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J Rural Health. 2011 Winter;27(4):358-66. doi: 10.1111/j.1748-0361.2011.00367.x. Epub 2011 Mar 11.

The relationship between toxics release inventory discharges and mortality rates in rural and urban areas of the United States.

Author information

  • 1Department of Community Medicine, School of Medicine, West Virginia University, Morgantown, West Virginia 26506, USA. mhendryx@hsc.wvu.edu

Abstract

BACKGROUND:

Potential environmental exposures from chemical manufacturing or industrial sites have not been well studied for rural populations. The current study examines whether chemical releases from facilities monitored through the Toxics Release Inventory (TRI) program are associated with population mortality rates for both rural and urban populations.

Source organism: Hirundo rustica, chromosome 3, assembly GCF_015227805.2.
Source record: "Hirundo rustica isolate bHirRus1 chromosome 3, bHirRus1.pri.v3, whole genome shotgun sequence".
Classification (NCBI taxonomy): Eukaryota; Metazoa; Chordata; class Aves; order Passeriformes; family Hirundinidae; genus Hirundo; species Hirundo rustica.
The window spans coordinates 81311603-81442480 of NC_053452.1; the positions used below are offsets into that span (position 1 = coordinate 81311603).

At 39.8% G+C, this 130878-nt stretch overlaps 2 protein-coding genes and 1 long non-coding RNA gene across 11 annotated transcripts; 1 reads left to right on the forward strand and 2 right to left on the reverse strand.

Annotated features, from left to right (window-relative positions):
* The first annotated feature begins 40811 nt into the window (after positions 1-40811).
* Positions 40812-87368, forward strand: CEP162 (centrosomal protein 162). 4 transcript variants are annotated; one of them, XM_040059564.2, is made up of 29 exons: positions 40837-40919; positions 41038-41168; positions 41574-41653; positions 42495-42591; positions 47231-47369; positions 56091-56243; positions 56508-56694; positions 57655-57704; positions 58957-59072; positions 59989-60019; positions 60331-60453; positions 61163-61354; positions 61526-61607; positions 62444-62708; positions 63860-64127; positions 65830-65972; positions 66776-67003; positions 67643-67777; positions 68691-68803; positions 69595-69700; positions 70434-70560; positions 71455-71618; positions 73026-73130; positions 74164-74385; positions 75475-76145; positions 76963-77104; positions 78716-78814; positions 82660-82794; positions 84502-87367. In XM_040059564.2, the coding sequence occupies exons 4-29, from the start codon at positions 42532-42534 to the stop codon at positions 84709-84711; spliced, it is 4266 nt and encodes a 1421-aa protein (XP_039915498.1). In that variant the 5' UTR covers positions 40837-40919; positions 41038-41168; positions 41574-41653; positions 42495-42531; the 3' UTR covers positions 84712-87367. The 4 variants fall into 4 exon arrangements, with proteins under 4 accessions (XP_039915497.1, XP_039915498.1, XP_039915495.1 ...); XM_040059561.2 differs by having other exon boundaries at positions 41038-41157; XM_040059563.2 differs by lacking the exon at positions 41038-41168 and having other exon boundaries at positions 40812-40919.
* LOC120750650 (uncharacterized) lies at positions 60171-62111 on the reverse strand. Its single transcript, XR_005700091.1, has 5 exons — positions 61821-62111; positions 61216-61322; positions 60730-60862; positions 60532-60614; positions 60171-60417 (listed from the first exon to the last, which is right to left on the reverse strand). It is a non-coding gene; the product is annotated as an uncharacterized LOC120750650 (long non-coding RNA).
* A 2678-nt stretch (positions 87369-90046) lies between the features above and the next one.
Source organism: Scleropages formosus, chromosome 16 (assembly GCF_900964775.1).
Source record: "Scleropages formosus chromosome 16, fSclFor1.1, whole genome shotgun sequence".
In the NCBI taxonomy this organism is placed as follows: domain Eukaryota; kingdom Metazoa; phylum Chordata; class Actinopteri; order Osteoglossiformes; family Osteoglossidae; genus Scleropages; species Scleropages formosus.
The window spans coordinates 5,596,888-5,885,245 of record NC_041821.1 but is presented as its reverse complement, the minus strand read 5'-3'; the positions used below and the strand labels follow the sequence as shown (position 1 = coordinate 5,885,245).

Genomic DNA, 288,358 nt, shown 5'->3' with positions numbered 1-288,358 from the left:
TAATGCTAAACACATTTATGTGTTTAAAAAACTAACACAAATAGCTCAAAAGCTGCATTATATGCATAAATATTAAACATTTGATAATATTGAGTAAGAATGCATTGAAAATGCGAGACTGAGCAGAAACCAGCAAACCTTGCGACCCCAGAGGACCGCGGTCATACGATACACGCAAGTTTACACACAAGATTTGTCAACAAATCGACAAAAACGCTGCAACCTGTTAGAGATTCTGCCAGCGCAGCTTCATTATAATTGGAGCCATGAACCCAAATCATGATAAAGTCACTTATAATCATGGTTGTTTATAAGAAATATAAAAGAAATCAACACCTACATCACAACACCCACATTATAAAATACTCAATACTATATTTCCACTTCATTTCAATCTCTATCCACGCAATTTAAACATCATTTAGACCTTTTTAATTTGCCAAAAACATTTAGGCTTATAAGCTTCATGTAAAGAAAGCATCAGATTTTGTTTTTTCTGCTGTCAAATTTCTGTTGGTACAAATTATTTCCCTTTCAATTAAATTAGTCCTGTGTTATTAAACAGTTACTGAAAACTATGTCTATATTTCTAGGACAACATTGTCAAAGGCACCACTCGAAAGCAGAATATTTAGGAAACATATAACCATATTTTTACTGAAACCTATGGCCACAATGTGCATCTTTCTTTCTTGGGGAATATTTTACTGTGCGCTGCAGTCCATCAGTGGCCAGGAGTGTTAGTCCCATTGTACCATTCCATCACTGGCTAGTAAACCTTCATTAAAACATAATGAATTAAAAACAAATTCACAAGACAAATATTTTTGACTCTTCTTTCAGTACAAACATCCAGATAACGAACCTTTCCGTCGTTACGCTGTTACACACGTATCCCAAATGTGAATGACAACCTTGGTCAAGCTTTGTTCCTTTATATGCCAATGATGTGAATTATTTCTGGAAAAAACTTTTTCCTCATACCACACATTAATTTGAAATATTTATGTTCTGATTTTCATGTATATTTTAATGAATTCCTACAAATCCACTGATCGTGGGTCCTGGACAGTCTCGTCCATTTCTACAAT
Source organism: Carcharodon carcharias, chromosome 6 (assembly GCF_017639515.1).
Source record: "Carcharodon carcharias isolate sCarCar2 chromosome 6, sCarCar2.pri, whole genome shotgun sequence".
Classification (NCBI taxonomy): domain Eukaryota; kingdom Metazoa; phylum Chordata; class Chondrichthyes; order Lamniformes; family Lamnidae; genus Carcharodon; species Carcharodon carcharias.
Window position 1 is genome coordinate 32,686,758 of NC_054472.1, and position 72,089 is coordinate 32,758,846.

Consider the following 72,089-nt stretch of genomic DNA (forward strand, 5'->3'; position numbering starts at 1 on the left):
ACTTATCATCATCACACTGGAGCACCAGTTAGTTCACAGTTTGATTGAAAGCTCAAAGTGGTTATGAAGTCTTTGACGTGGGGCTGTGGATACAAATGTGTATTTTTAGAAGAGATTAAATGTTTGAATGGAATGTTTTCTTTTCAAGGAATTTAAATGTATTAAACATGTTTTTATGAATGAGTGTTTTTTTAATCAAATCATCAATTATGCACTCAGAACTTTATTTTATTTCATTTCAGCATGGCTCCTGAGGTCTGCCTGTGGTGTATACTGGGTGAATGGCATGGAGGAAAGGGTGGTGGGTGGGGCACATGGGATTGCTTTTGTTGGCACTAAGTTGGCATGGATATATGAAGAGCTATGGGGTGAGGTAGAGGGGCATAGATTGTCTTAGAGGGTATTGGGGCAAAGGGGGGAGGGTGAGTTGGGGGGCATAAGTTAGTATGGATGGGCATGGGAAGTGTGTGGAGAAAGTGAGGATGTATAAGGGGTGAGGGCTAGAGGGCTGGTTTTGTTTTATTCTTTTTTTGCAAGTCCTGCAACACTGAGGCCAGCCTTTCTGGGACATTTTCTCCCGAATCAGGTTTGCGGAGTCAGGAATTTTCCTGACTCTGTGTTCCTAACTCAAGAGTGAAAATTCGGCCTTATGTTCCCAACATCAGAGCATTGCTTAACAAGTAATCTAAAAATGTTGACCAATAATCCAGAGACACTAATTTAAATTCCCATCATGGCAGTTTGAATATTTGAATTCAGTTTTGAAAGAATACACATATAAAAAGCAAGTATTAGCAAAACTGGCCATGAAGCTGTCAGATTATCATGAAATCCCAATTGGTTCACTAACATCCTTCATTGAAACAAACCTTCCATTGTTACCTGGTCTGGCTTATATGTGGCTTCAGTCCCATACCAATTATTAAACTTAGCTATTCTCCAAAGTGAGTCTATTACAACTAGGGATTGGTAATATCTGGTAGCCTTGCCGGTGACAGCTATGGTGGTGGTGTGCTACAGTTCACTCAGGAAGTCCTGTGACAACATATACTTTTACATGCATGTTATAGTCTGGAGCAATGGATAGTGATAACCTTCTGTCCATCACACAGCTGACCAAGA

METHODS:

We used the TRI database, Centers for Disease Control and Prevention age-adjusted mortality data, and additional county-level covariate data to conduct a national study at (N = 3,142) of the association between amounts of on-site TRI air and water releases for the years 1988-2006 and total age-adjusted mortality rates for the years 1999-2006, after controlling for the effects of other risk variables.

RESULTS:

Results of multiple linear regression analyses indicated significantly higher adjusted mortality rates associated with greater water and air releases in both rural and urban counties. The strongest associations between TRI releases and rural mortality rates were found when 8 or more prior years of TRI release data were used to study subsequent mortality.

CONCLUSION:

The results support the use of the TRI as a public reporting tool and a research tool, and demonstrate that greater amounts of air and water TRI releases are related to mortality outcomes for both rural and urban populations.

© 2011 National Rural Health Association.

PMID:
21967379
[PubMed - indexed for MEDLINE]
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